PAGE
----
THE GREAT AMERICAN PAPERBACK: An Illustrated Tribute to the Legends of the Book.

THE GREAT AMERICAN PAPERBACK: An Illustrated Tribute to the Legends of the Book.

Paul Maliszewski

By Richard A. Lupoff. Collectors Press. 320 pp. $60

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4m 10sec

THE GREAT AMERICAN PAPERBACK: An Illustrated Tribute to the Legends of the Book.

By Richard A. Lupoff. Collectors Press. 320 pp. $60

Mass-market paperback publishing in America got off to a rousing third or fourth start with the debut of Pocket Books in 1939. During the 19th century and then in the 1920s and 1930s, several companies had been drawn to the paperback’s promise of lower costs and higher profits, but they could never sustain their operations. Here, Lupoff, a historian of mass culture and the author of a book on Edgar Rice Burroughs, pays lavish, full-color tribute to the companies that finally made a go of it.

While the publishers’ stories have been told more comprehensively elsewhere— Thomas Bonn’s Under Cover (1982), Kenneth Davis’s Two-Bit Culture (1984), and Piet Schreuders’s Paperbacks, U.S.A. (1981)—Lupoff delivers a sure-footed overview of the history along with more than 400 reproductions of vintage covers. He has also identified most of the uncredited artists who painted the covers, a boon for paperback collectors who are interested principally in the campy, sometimes risqué, but often just silly artwork.

Why did Pocket and others succeed where their predecessors had failed? According to John Tebbel’s magnificent four-volume History of Book Publishing in the United States (1972–81), Pocket combined the advantages of uniform size and price with enticing color covers, inexpensive paper, rotary printing (the technology first used to print newspapers on continuous rolls of paper), and—this is the key—a distribution system that treated books like magazines. Pocket allied with newspaper and periodical wholesale outfits, which placed the new paperbacks in drugstores, smoke shops, fiveand-dimes, newsstands, train stations, and, of course, bookstores. No longer, the company promised, would readers be forced to "dawdle idly in reception rooms, fret on train or bus rides, sit vacantly at a restaurant table."

The first Pocket Books were a shrewd mix: a few classics (Shakespeare, Samuel Butler, and Emily Brontë), a self-help book (Wake Up and Live!), an Agatha Christie mystery, Thornton Wilder’s Pulitzer Prize-winning The Bridge of San Luis Rey, a volume of Dorothy Parker’s poetry, and, rounding out this selection of something for everyone, Bambi. Initially staffed by two people working out of a windowless office, Pocket started distributing in New York City and within a month branched out to most large cities. Within three months, the firm had sold half a million copies of its first 10 books. Shakespeare was the dog that didn’t have his day—"a 574-page loss leader," writes Tebbel—and Wuthering Heights was the top seller, owing not to the reading public’s jones for Brontë but to the recent Laurence Olivier movie.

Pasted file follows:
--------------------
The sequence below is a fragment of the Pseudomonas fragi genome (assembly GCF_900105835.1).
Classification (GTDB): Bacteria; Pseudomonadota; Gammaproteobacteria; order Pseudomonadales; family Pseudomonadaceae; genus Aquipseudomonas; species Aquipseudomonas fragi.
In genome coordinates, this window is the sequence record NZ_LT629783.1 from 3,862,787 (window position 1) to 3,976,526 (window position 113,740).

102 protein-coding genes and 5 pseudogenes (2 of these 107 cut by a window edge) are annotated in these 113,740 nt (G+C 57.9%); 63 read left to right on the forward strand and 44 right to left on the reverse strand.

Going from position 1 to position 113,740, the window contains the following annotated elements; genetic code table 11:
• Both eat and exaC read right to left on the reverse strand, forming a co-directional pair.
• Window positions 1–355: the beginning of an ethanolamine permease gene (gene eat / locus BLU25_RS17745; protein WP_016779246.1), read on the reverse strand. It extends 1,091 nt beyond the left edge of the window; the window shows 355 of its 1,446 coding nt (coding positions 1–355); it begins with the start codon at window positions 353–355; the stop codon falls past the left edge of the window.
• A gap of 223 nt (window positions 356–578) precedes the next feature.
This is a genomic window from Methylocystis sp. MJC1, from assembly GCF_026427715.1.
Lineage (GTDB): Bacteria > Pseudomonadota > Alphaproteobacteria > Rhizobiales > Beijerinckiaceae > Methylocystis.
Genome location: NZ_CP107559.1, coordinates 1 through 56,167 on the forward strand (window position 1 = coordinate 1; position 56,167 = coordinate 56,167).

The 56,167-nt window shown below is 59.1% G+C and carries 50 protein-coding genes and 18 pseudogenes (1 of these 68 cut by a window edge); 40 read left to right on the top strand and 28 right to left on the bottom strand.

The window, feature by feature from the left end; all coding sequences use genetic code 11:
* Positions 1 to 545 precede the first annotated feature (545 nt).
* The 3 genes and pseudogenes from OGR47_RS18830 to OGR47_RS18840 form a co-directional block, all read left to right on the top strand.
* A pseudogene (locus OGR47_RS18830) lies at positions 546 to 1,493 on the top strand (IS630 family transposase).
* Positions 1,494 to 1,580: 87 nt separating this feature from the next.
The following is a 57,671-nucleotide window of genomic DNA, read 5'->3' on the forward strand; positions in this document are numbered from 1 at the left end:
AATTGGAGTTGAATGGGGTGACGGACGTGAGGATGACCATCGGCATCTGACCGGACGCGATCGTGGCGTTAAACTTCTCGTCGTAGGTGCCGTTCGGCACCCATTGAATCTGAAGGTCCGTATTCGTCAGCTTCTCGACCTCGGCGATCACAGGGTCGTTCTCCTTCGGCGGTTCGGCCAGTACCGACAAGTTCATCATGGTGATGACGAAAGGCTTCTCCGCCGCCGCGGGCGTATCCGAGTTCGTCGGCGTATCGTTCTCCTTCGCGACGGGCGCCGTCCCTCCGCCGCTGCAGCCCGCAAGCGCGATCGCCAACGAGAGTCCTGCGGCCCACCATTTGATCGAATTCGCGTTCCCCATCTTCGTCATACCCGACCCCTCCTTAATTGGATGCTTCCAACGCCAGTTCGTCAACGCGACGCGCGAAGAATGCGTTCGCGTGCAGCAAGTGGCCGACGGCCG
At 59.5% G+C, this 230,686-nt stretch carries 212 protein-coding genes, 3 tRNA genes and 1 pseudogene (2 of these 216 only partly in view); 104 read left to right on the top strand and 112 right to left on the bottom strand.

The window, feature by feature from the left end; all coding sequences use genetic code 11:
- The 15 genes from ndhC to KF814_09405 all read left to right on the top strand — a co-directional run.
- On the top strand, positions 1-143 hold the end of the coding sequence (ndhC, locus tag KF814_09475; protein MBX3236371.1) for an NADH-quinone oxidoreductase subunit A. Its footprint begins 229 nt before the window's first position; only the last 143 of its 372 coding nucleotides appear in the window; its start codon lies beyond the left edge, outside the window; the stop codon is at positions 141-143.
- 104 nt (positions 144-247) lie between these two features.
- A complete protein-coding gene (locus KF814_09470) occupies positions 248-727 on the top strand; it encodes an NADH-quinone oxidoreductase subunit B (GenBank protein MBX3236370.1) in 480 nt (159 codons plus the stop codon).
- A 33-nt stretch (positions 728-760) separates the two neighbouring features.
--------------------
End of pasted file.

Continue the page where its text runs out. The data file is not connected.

Within a few years, American paperback publishing houses were quickly and cheaply printing, widely distributing, and steadily selling titles both high and low, new and old. Lupoff sticks mostly with the low and the new. He calls Reform School Girl, whose cover features a tall, blonde woman in a scarlet teddy smoking a cigarette while leaning over to undo her garter straps, "an icon to paperback collectors," whereas Moby-Dick, "masterpiece though it is and despite its many paperback editions, has had no great bearing on paperback publishing history."

High and low, though, is a distinction the publishers themselves didn’t draw. In 1950, Signet published Mickey Spillane’s My Gun Is Quick and Vengeance Is Mine! as well as Vladimir Nabokov’s Laughter in the Dark. Theodore Dreiser’s An American Tragedy was sold from spinner racks alongside Horace McCoy’s Kiss Tomorrow Good-Bye ("Love as hot as a blow torch ...crime as vicious as the jungle").

These books were available for one-tenth the price of a hardcover book. Widely available, too: Bonn describes how readers in Columbus, Ohio, in 1941, could buy hardcover books from six places, while a Pocket Book could be theirs at any one of 224 outlets, for a quarter. It’s easy to assume that the paperback revolution was all about campy artwork and cheesy come-ons, but to pay attention mostly to the covers, as astonishing as some of them are, is to ignore the social impact of an innovation that made writing available widely and cheaply.

Today’s mass-market paperbacks are not as inexpensive, even adjusting for inflation; they require more than an hour’s work at minimum wage, the early standard for pricing. Neither are they available as widely. Fewer classics and newer books of value are published in the format. With the advent of Vintage paperbacks in the early 1980s, most serious paperbacks, both fiction and nonfiction, began appearing in larger, pricier trade editions. Probably never again will a prospective reader, someone looking for a book, just something to pass the time, be lucky enough to stand within arm’s reach of both a Nabokov and a Spillane.

—Paul Maliszewski


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